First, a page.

[0068] The present system improves over existing multiuser media platforms such as online digital database and streaming services that involve the listening, sharing and viewing of music and other music-related digital content, by creating “virtual rights” to the underlying music-related digital content to be interacted with, where the virtual rights can be created, acquired, traded, assigned, licensed, etc. Such a system thereby provides motivation for users to enter, use, and stay engaged with the multiuser music-related digital content platform and also helps users become educated as to how music-related digital asset creation, ownership, transfer, and licensing may be accomplished in the real world as to actual underlying assets.

[0069] For example, in such a system involving songs and/or music videos as the music-related digital content, every song and/or music video can be provided with a single virtual title holder held by a unique user of the system. To acquire the asset, a user can enter the system, search for a song, and then decide to acquire the virtual title to the song. The user can then use the platform to acquire the virtual title to this song, such as by use of virtual currency, trades, credits, etc., and would then subsequently be listed as the virtual title holder of the music-related digital content in the system. For motivation to stay engaged with and use the system, so long as the user continues to come back into the system, the user can continue to retain the virtual title, but if the user fails to come back into the system, then the virtual title to that song may be released back to the community where other users can then acquire it.

[0070] In one aspect of the present disclosure, only one user can claim virtual title to a music-related digital asset such as a song. Namely, if User A has the virtual title to Song 1, and then another User B who seeks to acquire title to Song 1 cannot do so, at the moment, because User B would see that User A is the holder of the virtual title. User B, however, may be provided with options such as (1) making an offer to User A to acquire the virtual title to the song; (2) join a waiting list to have the opportunity to acquire the virtual title should User A allow it to expire, or (3) do nothing.

[0071] In one aspect, a user’s ownership of virtual title to a music-related digital asset such as a song would not restrict other users from playing the song, as it would still be playable like any other song. Owners could also build their own “music rooms” (e.g., a virtual room called say “User A’s Music Listening Room”) and make the song available in that virtual room, or it could be located into a themed listening room matching the genre of the song.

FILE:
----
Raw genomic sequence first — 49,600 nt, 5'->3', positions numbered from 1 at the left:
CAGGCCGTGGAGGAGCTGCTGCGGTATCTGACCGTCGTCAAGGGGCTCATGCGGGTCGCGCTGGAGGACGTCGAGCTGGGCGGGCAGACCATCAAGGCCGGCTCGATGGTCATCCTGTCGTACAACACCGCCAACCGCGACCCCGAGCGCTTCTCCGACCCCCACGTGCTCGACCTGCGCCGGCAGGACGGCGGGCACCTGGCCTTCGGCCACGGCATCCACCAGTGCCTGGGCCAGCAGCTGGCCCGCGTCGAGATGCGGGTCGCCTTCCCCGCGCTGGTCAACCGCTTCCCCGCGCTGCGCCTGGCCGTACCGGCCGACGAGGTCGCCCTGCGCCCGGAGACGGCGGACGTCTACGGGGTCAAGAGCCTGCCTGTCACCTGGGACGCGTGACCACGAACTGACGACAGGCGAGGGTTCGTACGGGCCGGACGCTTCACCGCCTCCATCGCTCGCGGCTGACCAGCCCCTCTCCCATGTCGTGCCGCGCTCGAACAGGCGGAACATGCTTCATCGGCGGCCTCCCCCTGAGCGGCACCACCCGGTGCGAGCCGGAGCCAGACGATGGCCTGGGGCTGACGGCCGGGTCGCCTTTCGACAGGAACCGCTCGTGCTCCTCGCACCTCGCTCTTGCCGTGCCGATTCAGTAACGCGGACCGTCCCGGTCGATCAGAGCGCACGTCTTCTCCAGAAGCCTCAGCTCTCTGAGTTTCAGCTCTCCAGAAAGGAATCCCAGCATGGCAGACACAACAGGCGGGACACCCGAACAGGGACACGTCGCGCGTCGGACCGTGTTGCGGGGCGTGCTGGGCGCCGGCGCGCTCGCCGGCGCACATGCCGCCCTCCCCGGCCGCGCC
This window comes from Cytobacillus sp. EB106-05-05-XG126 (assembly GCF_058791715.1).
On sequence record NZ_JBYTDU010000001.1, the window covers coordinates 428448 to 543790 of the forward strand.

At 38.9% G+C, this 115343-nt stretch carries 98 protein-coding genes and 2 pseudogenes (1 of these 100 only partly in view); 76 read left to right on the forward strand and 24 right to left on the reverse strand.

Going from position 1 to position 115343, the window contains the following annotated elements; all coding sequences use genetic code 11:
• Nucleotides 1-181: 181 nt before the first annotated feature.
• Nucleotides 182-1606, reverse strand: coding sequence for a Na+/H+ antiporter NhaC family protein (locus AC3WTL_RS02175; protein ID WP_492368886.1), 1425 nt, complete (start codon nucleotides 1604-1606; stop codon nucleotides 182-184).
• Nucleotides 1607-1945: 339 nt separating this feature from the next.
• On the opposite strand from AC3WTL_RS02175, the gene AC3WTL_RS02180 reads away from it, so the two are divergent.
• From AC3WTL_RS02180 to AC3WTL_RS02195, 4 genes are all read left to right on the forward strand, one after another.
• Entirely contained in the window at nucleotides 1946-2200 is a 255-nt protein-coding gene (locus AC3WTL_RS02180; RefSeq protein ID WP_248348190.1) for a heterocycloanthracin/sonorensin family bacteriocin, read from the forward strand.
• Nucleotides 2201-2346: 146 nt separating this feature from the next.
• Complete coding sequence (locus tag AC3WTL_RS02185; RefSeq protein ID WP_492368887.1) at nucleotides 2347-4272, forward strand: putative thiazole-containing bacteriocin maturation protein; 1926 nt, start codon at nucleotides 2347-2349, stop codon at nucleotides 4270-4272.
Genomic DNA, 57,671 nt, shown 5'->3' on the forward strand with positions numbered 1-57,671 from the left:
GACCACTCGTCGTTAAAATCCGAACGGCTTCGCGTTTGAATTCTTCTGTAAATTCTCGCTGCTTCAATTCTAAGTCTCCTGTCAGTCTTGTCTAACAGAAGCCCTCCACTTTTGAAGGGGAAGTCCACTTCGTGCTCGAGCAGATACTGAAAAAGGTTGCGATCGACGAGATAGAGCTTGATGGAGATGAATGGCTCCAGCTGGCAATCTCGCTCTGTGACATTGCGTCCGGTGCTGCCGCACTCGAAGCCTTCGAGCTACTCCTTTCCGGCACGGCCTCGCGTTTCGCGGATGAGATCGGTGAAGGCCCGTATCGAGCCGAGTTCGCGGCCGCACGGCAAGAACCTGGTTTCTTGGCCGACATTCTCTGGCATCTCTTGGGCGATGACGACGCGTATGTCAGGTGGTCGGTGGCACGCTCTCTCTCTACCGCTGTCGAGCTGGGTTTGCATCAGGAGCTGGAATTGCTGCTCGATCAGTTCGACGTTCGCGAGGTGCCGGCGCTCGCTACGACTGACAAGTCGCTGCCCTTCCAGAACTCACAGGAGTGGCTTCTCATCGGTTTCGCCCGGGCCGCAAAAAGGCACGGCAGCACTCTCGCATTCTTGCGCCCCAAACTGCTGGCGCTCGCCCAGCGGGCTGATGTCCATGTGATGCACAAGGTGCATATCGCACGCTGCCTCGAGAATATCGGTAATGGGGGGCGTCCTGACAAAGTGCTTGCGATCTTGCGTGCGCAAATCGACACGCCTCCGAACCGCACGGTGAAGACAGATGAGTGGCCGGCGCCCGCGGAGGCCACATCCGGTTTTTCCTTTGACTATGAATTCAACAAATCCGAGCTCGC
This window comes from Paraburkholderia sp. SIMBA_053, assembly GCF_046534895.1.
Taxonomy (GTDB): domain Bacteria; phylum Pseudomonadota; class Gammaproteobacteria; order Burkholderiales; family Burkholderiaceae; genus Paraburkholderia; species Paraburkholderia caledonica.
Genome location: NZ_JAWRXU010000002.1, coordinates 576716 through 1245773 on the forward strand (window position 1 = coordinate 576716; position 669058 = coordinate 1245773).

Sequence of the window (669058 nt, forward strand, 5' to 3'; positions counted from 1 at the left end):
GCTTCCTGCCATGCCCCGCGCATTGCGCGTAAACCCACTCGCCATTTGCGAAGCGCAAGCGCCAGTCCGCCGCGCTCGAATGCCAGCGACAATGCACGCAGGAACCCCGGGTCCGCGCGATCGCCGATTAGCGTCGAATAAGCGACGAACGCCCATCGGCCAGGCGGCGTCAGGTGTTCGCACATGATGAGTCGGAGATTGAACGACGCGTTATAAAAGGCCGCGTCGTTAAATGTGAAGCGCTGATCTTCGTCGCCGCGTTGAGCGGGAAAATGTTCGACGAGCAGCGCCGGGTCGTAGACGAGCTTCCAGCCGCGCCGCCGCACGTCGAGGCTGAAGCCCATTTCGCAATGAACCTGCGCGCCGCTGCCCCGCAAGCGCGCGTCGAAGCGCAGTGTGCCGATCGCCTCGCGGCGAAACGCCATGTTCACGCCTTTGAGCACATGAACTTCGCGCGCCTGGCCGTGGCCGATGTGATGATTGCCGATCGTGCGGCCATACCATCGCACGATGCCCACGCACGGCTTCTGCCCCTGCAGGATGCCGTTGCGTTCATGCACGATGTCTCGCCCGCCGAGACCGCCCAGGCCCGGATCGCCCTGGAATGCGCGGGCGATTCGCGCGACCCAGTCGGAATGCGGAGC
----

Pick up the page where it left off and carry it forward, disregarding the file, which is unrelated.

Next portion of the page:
[0072] In one aspect of the system, every time a titled song is played anywhere in the system, the title holder would get rewarded, such as moving up levels as a system user or receiving points or other rewards. Thus, with the present system there is competitive incentive to have the virtual title to popular songs and/or music videos within the system. As new songs and/or music videos are released with the system, users can be motivated to come into the system to try and acquire the one virtual title available for the song. For example, new releases from popular artists may be highly desirable to acquire.

[0073] In some aspects of the present system, limits can be placed on the number of songs and/or music videos a user can hold virtual title to, such as five songs and/or music videos. In one aspect, each music-related digital asset in the system has one virtual title holder who must be a user of the system. Alternatively, the system could allow a song to have multiple virtual title owners. For example, 100 users could be permitted to have the virtual title to a single song.

[0074] The present system provides improvement over prior systems by using virtual content rights to music-related digital content to create competition, incentive, and envy among users to spur more usage and engagement within the system, and can create new ways to monetize user and super users or fans.